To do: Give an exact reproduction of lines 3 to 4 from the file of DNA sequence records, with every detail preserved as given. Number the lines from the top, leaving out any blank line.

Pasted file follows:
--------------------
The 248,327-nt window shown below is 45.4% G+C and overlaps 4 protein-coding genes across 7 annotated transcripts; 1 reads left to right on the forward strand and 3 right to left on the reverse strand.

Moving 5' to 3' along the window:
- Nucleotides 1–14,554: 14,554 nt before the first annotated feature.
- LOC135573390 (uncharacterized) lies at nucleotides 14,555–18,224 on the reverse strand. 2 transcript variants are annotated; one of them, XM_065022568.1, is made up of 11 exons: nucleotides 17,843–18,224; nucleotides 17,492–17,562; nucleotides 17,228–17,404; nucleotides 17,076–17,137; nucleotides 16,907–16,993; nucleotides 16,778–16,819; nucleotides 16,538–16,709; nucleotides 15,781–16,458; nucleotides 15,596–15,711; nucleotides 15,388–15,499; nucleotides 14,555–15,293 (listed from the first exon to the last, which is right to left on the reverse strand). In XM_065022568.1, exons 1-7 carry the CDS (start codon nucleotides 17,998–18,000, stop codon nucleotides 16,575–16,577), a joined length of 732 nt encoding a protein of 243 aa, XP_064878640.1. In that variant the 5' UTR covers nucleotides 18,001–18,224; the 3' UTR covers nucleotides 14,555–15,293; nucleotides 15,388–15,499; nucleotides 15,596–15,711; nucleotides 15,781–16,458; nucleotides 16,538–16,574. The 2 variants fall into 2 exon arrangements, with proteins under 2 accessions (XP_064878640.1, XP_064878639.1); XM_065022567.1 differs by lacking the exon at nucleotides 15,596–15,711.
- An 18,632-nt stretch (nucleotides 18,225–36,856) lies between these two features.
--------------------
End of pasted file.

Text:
- Nucleotides 1–14,554: 14,554 nt before the first annotated feature.
- LOC135573390 (uncharacterized) lies at nucleotides 14,555–18,224 on the reverse strand. 2 transcript variants are annotated; one of them, XM_065022568.1, is made up of 11 exons: nucleotides 17,843–18,224; nucleotides 17,492–17,562; nucleotides 17,228–17,404; nucleotides 17,076–17,137; nucleotides 16,907–16,993; nucleotides 16,778–16,819; nucleotides 16,538–16,709; nucleotides 15,781–16,458; nucleotides 15,596–15,711; nucleotides 15,388–15,499; nucleotides 14,555–15,293 (listed from the first exon to the last, which is right to left on the reverse strand). In XM_065022568.1, exons 1-7 carry the CDS (start codon nucleotides 17,998–18,000, stop codon nucleotides 16,575–16,577), a joined length of 732 nt encoding a protein of 243 aa, XP_064878640.1. In that variant the 5' UTR covers nucleotides 18,001–18,224; the 3' UTR covers nucleotides 14,555–15,293; nucleotides 15,388–15,499; nucleotides 15,596–15,711; nucleotides 15,781–16,458; nucleotides 16,538–16,574. The 2 variants fall into 2 exon arrangements, with proteins under 2 accessions (XP_064878640.1, XP_064878639.1); XM_065022567.1 differs by lacking the exon at nucleotides 15,596–15,711.